Approximately 2,758 people have occupied land along Sukkur Barrage, said a report submitted by the irrigation department to the Supreme Court following its earlier directives.
Sukkur Barrage is a very sensitive and an important structure, therefore, cultivating the land too close to the barrage is a very serious matter, which needs to be dealt with an iron hand, Sukkur Barrage executive engineer Mohammad Murad Mahar told The Express Tribune. He added that he had reported the matter to the high-ups and was waiting for their response.
According to him, irrigation authorities used to lease out the island near gates number six to 14 till the year 1994 but cultivation of the land was banned later. Despite the ban, the land was being cultivated right under the nose of the authorities. An irrigation employee, requesting anonymity, said that the people behind this practice were far more influential than the irrigation authorities.
Criminal negligence on part of the authorities has allowed people to encroach on the land on the embankments of all seven off-taking canals of the barrage. Moreover, influential people have also occupied the river bed near Rohri and in front of gate numbers six to 14 of the barrage, where they are sowing vegetables and other crops and drawing water from the river, he explained.
Recently, a high police officer tried to forcibly occupy irrigation land at the embankment of Dadu Canal, but timely action forced him to surrender, a resident recalled. Earlier, people had encroached on the right bank of river Indus alongside Bunder Road, which was vacated after paying compensation worth Rs600 million in 2011.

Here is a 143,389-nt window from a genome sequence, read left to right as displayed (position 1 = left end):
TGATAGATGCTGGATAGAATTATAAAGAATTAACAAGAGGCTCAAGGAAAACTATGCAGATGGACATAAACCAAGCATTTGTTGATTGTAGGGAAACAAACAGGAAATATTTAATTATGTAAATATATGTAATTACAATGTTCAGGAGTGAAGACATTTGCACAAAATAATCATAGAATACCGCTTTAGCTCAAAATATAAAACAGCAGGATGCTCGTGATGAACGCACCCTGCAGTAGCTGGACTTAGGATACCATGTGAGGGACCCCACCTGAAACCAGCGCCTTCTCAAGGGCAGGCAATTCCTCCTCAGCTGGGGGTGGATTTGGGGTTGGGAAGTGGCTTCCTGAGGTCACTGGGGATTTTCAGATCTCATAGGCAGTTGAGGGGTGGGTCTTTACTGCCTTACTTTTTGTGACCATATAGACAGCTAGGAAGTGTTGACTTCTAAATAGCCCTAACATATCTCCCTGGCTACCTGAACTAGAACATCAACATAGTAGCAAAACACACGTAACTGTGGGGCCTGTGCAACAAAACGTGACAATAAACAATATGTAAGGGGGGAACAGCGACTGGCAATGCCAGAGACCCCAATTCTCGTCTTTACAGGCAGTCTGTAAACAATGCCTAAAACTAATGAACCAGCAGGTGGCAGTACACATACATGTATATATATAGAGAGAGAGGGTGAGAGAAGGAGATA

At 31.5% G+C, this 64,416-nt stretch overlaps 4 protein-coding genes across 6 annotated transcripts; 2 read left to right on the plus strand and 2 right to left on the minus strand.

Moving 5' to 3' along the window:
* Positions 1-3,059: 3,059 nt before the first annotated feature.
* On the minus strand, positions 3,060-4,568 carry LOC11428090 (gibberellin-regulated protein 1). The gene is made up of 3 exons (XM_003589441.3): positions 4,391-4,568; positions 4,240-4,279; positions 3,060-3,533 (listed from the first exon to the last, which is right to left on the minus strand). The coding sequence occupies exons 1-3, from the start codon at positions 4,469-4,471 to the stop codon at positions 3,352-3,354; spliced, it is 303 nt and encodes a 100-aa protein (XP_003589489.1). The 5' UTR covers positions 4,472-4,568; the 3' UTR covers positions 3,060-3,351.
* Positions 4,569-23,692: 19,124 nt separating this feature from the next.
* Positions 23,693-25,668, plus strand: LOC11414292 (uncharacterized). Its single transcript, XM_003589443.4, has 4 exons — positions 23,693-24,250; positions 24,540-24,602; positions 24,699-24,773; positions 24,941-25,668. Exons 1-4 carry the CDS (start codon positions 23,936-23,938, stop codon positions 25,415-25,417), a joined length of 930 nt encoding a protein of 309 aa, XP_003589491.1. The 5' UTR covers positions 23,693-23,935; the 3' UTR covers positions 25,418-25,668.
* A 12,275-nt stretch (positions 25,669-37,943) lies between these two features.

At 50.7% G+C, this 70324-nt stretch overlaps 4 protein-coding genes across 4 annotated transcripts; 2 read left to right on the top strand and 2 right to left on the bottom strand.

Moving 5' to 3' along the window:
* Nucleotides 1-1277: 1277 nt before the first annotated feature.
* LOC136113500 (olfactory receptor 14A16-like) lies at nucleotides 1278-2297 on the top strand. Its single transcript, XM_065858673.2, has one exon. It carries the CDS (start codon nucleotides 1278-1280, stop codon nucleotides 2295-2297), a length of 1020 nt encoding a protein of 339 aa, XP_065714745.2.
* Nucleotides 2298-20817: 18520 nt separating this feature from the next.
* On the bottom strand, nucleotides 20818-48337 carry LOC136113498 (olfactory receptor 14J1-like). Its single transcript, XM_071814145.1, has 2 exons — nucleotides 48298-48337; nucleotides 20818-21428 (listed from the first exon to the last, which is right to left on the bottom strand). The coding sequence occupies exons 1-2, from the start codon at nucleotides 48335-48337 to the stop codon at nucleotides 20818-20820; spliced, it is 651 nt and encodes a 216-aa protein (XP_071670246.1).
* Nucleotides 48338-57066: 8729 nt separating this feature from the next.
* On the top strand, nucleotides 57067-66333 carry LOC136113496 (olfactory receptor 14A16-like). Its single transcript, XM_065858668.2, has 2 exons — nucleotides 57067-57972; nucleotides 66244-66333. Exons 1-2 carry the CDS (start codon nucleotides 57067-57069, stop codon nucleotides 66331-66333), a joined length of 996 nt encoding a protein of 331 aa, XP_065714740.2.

Sukkur Barrage has seven off-taking canals, out of which three - Dadu Canal, Rice Canal and North Western Canal (Kirthar) - are situated in its right pocket, and four - Khairpur Feeder West, Rohri Canal, Khairpur Feeder East and Nara Canal - are in the left pocket.
A large number of people, a majority of whom are Mirani clansmen, have constructed houses and shops on the embankments of the canals.
Today, these illegal localities have grown into big colonies, where all civic facilities, including, electricity, gas and telephone connection are available. Residents claim that these localities also serve as a safe haven for criminals, as one can find drug dens and gambling dens, which are being run under the patronage of the police. A huge island has also emerged because of the permanent closure of its 10 gates. For his part, the chief engineer of Sukkur Barrage, Ahmed Junaid Memon, said that he had recently taken charge and was therefore unaware of the matter. He suggested contacting former chief engineer, Jam Mitha Khan, who said that a detailed report has been sent to the Supreme Court. He agreed that these encroachments were decades old and should be removed to improve the irrigation system.
Published in The Express Tribune, June 25th, 2013.
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